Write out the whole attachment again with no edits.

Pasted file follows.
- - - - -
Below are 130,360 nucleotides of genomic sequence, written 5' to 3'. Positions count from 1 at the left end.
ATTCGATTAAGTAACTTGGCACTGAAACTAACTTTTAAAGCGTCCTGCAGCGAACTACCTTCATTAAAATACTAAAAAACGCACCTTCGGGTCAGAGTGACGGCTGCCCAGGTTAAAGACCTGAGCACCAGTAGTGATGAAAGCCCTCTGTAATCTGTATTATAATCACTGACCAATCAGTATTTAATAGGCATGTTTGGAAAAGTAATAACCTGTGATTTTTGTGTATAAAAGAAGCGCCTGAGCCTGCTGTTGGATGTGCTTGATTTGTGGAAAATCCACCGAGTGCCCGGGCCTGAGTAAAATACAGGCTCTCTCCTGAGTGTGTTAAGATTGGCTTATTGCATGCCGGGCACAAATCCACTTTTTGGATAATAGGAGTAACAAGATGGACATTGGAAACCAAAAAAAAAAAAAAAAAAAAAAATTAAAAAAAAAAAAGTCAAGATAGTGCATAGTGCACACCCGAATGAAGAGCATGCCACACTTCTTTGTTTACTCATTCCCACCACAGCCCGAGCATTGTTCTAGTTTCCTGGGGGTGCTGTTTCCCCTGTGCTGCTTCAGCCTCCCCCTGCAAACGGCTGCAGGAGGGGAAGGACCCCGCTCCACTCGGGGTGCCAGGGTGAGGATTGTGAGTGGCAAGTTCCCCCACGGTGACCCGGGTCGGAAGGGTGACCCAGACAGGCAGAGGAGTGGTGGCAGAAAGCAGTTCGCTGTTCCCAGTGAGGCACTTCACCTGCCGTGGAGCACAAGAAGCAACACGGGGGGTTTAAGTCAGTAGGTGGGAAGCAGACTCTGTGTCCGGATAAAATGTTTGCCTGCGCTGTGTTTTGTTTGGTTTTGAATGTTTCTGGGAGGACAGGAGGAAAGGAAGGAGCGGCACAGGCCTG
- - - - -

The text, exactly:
Below are 130,360 nucleotides of genomic sequence, written 5' to 3'. Positions count from 1 at the left end.
ATTCGATTAAGTAACTTGGCACTGAAACTAACTTTTAAAGCGTCCTGCAGCGAACTACCTTCATTAAAATACTAAAAAACGCACCTTCGGGTCAGAGTGACGGCTGCCCAGGTTAAAGACCTGAGCACCAGTAGTGATGAAAGCCCTCTGTAATCTGTATTATAATCACTGACCAATCAGTATTTAATAGGCATGTTTGGAAAAGTAATAACCTGTGATTTTTGTGTATAAAAGAAGCGCCTGAGCCTGCTGTTGGATGTGCTTGATTTGTGGAAAATCCACCGAGTGCCCGGGCCTGAGTAAAATACAGGCTCTCTCCTGAGTGTGTTAAGATTGGCTTATTGCATGCCGGGCACAAATCCACTTTTTGGATAATAGGAGTAACAAGATGGACATTGGAAACCAAAAAAAAAAAAAAAAAAAAAAATTAAAAAAAAAAAAGTCAAGATAGTGCATAGTGCACACCCGAATGAAGAGCATGCCACACTTCTTTGTTTACTCATTCCCACCACAGCCCGAGCATTGTTCTAGTTTCCTGGGGGTGCTGTTTCCCCTGTGCTGCTTCAGCCTCCCCCTGCAAACGGCTGCAGGAGGGGAAGGACCCCGCTCCACTCGGGGTGCCAGGGTGAGGATTGTGAGTGGCAAGTTCCCCCACGGTGACCCGGGTCGGAAGGGTGACCCAGACAGGCAGAGGAGTGGTGGCAGAAAGCAGTTCGCTGTTCCCAGTGAGGCACTTCACCTGCCGTGGAGCACAAGAAGCAACACGGGGGGTTTAAGTCAGTAGGTGGGAAGCAGACTCTGTGTCCGGATAAAATGTTTGCCTGCGCTGTGTTTTGTTTGGTTTTGAATGTTTCTGGGAGGACAGGAGGAAAGGAAGGAGCGGCACAGGCCTG